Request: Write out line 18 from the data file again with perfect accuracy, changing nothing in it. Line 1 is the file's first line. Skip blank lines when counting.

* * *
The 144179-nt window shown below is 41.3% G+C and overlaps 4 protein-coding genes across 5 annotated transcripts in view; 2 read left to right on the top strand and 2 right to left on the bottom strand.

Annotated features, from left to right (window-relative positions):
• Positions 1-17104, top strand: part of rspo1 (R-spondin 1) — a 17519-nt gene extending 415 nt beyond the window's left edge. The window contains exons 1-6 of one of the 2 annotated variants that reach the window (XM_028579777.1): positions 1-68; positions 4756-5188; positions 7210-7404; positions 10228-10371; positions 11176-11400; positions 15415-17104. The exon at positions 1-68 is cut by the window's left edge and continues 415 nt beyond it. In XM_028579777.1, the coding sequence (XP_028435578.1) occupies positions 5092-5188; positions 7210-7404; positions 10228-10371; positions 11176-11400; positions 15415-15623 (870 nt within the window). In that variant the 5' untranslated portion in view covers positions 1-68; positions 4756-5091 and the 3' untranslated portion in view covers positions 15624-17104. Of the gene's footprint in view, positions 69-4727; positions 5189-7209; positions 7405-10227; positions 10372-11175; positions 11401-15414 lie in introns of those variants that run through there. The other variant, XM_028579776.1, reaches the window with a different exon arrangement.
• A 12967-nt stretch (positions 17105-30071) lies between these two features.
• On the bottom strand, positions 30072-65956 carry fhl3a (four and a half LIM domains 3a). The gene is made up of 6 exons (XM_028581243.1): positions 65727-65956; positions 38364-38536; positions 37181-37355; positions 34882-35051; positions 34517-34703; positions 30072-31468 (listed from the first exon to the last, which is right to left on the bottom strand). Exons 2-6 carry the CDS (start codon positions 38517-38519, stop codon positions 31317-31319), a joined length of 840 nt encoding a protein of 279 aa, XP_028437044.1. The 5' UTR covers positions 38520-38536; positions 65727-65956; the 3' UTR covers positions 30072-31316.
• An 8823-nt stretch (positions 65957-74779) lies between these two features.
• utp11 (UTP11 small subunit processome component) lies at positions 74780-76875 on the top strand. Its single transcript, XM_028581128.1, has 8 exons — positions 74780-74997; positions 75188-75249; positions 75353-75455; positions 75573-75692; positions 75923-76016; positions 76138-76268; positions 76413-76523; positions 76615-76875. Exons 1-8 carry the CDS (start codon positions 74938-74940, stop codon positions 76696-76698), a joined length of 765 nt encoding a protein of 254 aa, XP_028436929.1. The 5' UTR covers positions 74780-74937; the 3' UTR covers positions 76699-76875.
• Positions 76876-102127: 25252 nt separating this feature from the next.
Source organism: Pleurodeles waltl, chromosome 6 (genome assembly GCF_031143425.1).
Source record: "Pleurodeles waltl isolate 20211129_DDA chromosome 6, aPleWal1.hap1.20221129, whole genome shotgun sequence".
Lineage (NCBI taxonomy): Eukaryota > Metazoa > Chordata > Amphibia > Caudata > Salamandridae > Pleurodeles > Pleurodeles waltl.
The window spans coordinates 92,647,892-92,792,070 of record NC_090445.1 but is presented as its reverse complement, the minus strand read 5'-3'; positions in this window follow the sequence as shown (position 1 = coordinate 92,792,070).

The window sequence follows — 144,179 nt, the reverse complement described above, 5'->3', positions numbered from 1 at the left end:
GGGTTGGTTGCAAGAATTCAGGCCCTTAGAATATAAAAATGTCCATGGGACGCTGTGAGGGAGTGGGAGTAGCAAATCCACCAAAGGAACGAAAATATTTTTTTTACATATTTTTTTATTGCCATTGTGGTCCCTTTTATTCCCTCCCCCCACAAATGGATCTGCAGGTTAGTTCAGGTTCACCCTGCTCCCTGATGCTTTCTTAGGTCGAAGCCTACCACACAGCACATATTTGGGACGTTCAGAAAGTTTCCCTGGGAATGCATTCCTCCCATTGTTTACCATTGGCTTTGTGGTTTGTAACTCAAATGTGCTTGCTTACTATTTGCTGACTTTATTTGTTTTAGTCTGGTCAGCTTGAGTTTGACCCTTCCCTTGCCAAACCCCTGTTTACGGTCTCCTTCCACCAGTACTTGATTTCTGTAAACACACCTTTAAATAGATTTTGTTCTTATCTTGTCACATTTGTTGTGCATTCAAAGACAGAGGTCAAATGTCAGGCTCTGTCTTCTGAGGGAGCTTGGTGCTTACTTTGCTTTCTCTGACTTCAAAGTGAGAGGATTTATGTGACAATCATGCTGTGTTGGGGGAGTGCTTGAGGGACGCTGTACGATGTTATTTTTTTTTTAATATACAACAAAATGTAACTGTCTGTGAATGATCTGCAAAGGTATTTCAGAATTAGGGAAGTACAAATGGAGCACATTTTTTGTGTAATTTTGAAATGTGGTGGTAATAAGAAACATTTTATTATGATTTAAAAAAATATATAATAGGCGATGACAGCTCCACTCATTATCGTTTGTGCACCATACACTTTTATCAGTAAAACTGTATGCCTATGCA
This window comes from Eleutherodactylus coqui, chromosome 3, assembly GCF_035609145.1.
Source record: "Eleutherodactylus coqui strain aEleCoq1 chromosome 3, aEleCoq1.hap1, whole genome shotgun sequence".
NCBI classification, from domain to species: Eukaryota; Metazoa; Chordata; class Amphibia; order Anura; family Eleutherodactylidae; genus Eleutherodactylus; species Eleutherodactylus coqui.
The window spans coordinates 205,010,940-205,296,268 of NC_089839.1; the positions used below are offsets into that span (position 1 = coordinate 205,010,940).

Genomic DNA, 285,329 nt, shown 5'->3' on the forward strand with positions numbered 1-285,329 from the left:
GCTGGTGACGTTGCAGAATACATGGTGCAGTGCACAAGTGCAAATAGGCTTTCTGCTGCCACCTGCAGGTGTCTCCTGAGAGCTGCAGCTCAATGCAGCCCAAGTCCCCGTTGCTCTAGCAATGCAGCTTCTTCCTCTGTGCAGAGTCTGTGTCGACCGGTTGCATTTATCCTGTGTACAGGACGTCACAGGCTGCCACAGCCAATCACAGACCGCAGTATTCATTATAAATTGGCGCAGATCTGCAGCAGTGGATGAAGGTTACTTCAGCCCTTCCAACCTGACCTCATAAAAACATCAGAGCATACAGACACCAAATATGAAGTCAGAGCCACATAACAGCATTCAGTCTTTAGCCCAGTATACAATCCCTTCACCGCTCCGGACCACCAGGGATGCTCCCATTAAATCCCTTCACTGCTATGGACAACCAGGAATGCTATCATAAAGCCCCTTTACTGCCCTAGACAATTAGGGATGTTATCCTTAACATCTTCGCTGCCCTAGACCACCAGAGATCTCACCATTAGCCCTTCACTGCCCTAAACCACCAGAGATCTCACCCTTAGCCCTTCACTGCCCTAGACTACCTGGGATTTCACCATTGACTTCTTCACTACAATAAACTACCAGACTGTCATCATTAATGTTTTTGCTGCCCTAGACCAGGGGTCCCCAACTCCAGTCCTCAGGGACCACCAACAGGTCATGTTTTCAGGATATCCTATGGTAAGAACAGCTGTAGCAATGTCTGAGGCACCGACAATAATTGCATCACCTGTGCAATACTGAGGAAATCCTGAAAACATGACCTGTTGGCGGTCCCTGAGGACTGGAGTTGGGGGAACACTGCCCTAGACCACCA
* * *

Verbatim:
The window spans coordinates 205,010,940-205,296,268 of NC_089839.1; the positions used below are offsets into that span (position 1 = coordinate 205,010,940).